SINCE the age of enlightenment produced the scientific lab, the humble guinea pig has been a synecdoche of experimentation. Barely can our furry friend shuffle three steps without the spectre of a clicking stopwatch; scratch their behind without a phantom tape measure pressed against their claws; squeak in that insufferably high-pitched tone without the ghost of some gadget measuring the decibel count.

Managers of Celtic and Rangers throughout their respective histories must have plenty of sympathy for man’s furry companion.

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To understand the unique phenomenon of the Old Firm, it may be helpful to conduct our own experiment using two of our cuddly little rodent friends (let’s call them Reason and Logic). What would happen if we set them loose? If your hypothesis is that the world would turn upside down, up would be down and left would be right, you’d be wrong. The thing about guinea pigs is that they’re utterly useless creatures. They like being couped up in hutches, safe from predators and benefiting from a boundless supply of nutrition.

Sure, despite their duopoly on claims to every vegetable cut-off and bundle of fresh hay, Logic and Reason will scrap it out for an inflated share of the bounty, but neither is going to go short. Take them out of this controlled environment and they would no longer have such a reliable stream of nourishment.

It’s much like Glasgow’s big, cuddly rivals. Talk of Celtic and Rangers leaving Scottish football – former national team manager Craig Leven recently professed that he would drive them down to England himself tomorrow if he could – has been theorised since before Louis Pasteur started pestering cows’ udders. Both clubs are big enough and ugly enough to survive in the wild, but they’d have to adapt to its ravages. Any notions of annual cup glories, title wins and European adventures would have to be put on hold by supporters. Much better to stick to the cosy hutch of Scottish football, perhaps.

Furthermore, Celtic and Rangers exist in a condition where the domestic cage door is open to an even bigger feeding bowl in the form of the Champions League. There are gates blocking access to this utopia, with bigger animals scoffing the bulk of the bounty on offer once inside, but every so often they sneak in and gobble up some for themselves.

Ask any supporter of these sides and they’ll inform you that domestic success is the bread-and-butter of their club. This stands up to reason as it endorses claims to superiority over rivals and, chiefly, provides a gateway to the Champions League and the riches the competition unleashes. But to truly belong (ie to compete) at this level, both clubs would have to abandon the safety of their Scottish football hutch that provides them with enough nourishment to sustain a comfortable, docile existence. This Catch 22 has been spinning longer than the mouse in the wheel in an adjacent experiment room.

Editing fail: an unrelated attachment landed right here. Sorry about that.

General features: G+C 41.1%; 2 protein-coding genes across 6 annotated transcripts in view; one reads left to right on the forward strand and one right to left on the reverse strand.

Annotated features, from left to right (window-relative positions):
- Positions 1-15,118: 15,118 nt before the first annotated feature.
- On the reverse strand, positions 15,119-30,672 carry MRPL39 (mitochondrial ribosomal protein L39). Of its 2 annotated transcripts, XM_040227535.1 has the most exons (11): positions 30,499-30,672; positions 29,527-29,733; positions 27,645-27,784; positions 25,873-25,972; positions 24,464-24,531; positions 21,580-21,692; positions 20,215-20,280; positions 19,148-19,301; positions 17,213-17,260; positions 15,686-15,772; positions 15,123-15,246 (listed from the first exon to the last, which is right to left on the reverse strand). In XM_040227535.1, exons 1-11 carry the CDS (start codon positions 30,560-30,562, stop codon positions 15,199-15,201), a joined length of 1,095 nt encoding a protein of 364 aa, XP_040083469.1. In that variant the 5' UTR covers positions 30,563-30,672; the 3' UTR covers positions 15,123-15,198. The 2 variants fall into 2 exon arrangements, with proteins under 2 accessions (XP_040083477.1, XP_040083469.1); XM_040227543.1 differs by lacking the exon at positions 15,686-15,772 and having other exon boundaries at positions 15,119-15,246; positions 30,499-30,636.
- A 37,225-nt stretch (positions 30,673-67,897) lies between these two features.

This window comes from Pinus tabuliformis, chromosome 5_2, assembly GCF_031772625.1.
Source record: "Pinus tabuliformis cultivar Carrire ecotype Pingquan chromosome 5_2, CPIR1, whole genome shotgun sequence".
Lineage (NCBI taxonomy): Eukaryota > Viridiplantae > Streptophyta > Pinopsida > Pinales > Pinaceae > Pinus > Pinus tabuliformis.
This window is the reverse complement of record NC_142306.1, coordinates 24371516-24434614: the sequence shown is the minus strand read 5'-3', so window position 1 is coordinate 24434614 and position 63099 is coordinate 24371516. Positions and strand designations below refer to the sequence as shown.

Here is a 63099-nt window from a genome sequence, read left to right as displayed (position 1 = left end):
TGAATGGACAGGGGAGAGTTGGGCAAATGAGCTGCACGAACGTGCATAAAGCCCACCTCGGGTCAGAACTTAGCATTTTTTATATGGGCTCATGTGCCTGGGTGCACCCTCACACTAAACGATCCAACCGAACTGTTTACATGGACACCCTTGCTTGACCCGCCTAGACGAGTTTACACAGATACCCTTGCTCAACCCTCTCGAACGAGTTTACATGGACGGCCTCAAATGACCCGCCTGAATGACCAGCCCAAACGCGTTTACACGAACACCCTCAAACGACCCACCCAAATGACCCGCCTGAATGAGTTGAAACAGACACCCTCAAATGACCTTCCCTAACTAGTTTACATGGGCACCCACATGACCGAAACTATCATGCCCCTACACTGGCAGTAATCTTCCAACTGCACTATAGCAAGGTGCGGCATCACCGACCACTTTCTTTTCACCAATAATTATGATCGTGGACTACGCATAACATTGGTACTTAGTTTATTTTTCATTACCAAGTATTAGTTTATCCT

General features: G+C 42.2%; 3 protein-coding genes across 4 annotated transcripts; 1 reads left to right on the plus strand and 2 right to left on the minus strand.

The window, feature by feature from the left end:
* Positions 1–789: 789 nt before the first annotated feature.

In the world of Scottish football, where Reason and Logic are often set loose, we will continue to judge Celtic and Rangers on their forays into European football. Rangers, Europa League runners-up the previous season, endured a dismal campaign this term akin to being gobbled up by a tawny owl on stepping foot outside the cage, which ended in the ignominy of achieving the worst-ever record in group-stage history. Ange Postecoglou’s first crack at the big time this term, meanwhile, was something of a free hit. Still in the experimentation stage of his “Ange-ball” playing style, the Greek-Australian’s side were largely forgiven for a winless group-stage campaign on account of some heartening displays at home to holders Real Madrid and away to Shakhtar Donetsk in particular.

However, in danger of entering a world where failure is deemed a success, Postecoglou has got to do better next time around. Targeting third place and European football after Christmas is a must. To do that, perhaps he will have to be more conspicuous in his approach to avoid being chewed up by bigger, more experienced opponents at this elevated level. While Postecoglou has done an admirable job in augmenting Celtic’s place at the top of the Scottish game, supporters will always crave progression on the continent and continued failure in this arena will wear thin, even for a figure whom the fans have taken to heart.

With no European football to contend with since before December’s World Cup break, both Celtic and Rangers have gone on prolonged unbeaten runs in the Premiership and it seems practically inevitable that either or both of their names will be carved into all three domestic trophies come May. The hope will be that this is generating enough momentum to fire them into the European arena primed and ready for what comes at them.

There will always be those whose pet-peeve is the Old Firm’s dominance over Scottish football and who want to throw Logic and Reason out the window (just ask Craig Levein). Still, what keeps many of us onlookers in the white jackets gawking at the spectacle of Scottish football is hypothesising what will happen when our domesticated companions go out into the wild of European competition. And no matter how many object to the ethics of the experiment, the guinea pigs won’t be freed from the lab any time soon.